I thank all of the Go On Girl chapters across the country for reading my book and especially the chapters I was fortunate to talk with for sharing their enthusiasm about Provenance. A special thank you to everyone who wrote reviews on Amazon and Goodreads—those reviews are manna for an author.
My time as the Go On Girl Book Club reading selection has been an honor. Thank You!
I started out to write a book about a man. By the time I finished my novel, Provenance, it had become the story of five women—distinctly different in age, outlook, and objective—and how they uniquely shaped their lives as they changed the life of one man. Mother, Grandmother, Caretaker, Counselor, Lover—these women became provocateurs and touchstones in the life my primary character, Lance Henry Withers. They also shaped me as a writer as I came to understand the complexity of each character and the role they played in the arc of Lance’s life. Several factors informed the actions of each woman in Provenance—when and where they lived, marital status, social restrictions, age and most importantly, aspirations. These were key in how each woman acted and reacted in a story that surprisingly – even to the author—gave them equal footing with the primary character.
I begin Provenance in the early 20th century and followed my characters through five decades—a period of remarkable change in the lives of the women in the book as well as women in the real world. My character, Charlotte, was born in 1881 with a burning ambition to change her circumstances and, the sobering fact that she needed the complicity of men to make her dreams reality. Maggie, Charlotte’s daughter and Lance’s mother, was the opposite of her mother. She sought dependence—first on her husband and then her son—suffering betrayal and loss that she was not equipped to deal with without a man. Del, who managed the Whitaker household, became a study in wisdom, determination, and dignity during a time and place, the 1930s in the segregated south, when these were attributes not afforded people of color. Belle, was a woman before her time. During the 1930’s to 50’s, she was as sexually and socially unconventional as she was independent, intelligent, and beautiful teaching Lance how to live fully and successfully. And Emma, who embraced the emerging independence of women in the 60s and 70s, taught Lance about true love, and how it thrives when a man and a woman are equals.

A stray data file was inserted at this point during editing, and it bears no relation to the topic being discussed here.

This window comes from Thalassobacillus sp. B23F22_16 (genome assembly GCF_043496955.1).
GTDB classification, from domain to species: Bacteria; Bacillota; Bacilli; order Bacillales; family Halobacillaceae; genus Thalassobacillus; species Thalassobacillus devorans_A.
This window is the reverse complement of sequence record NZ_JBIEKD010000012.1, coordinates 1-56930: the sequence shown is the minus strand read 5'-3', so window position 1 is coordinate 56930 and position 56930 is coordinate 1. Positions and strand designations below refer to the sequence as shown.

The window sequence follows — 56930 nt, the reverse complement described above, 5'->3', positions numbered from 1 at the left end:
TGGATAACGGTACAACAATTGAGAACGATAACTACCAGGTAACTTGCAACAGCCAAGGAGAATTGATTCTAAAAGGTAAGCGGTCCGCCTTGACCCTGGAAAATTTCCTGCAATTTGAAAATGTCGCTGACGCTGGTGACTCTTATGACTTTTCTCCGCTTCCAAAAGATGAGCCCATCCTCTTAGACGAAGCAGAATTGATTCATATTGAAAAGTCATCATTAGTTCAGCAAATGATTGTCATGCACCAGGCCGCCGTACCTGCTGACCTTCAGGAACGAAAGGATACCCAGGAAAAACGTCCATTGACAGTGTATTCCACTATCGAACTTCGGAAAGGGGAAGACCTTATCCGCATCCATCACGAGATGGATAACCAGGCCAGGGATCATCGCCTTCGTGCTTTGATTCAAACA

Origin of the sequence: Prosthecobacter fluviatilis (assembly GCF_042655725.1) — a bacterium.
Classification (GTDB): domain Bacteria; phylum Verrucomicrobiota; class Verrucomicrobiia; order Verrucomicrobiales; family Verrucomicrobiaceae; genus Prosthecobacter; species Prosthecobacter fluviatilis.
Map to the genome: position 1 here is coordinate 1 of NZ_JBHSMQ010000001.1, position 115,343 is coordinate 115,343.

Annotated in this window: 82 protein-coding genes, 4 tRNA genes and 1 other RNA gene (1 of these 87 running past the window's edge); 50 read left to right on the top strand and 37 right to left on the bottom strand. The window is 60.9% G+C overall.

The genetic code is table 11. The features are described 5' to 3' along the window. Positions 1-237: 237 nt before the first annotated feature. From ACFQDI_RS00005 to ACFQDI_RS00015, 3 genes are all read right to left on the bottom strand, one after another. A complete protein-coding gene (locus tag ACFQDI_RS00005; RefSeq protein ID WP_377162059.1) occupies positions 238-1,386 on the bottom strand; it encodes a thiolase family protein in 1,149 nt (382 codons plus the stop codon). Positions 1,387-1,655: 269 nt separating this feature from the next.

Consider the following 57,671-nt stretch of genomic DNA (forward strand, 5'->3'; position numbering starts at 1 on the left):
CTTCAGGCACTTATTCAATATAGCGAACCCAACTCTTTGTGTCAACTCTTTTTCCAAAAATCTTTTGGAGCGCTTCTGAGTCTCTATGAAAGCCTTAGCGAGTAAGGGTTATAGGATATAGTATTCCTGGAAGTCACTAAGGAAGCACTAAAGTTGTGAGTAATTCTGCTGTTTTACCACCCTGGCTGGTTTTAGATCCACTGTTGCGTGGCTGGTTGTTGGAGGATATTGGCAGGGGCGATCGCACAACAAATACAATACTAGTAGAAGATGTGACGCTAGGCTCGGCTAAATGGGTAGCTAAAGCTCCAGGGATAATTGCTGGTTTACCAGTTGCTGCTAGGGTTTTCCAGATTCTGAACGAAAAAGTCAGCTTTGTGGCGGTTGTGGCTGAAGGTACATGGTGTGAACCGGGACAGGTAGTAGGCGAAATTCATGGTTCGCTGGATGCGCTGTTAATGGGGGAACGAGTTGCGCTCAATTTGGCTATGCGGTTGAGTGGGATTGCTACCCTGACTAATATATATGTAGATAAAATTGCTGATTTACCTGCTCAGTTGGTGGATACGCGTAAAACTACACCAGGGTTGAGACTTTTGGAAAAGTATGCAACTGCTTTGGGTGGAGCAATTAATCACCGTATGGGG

Five women—provocateurs and touchstones—who changed a life as they, and the world around them, changed.
I have very mixed feelings about National African American History Month, also called Black History Month, which is why I haven’t added posts to my blog during the month of February. Historian Carter G. Woodson and the Association for the Study of Negro Life and History suggested the week that became the month of February’s annual observance of important people and events in the history of the African diaspora. Since the history of African-Americans has been the hidden and marginalized history of the United States of America, I believe there should be full integration of African-Americans in American history. I wonder if giving the history of African-Americans one month on the calendar and “American History” all year all the time, further marginalizes the important people, events, contributions and sacrifices February is supposed to celebrate.
Some say take the month and really celebrate; others say you can’t, in just a month’s time, celebrate or even tell how America became America on the backs of people who still struggle for respect and a fair share of her riches. I raise these issues though I don’t pretend to have the definitive answer to this historical equity dilemma. What I choose to do is share what I know and what I find out about Black History in America—my history—throughout the year.
All of these people, places, events, contributions, and sacrifices are too much history for a mere month, so I will continue to write about American history in all of its colorful glory when the spirit and history move me, be it February or any other month of the year.
I am planning a series of posts for Black History Month but when I saw this and it had to take precedent. Thank you, Eunique Jones Gibson of Because of Them We Can for this gem. Who better to call out all of our adult nonsense than our children. Jones Gibson is a Bowie State University alum; my husband Dr. Granville Sawyer is a professor there. So proud of the vision and talent HBCU’s give to our country!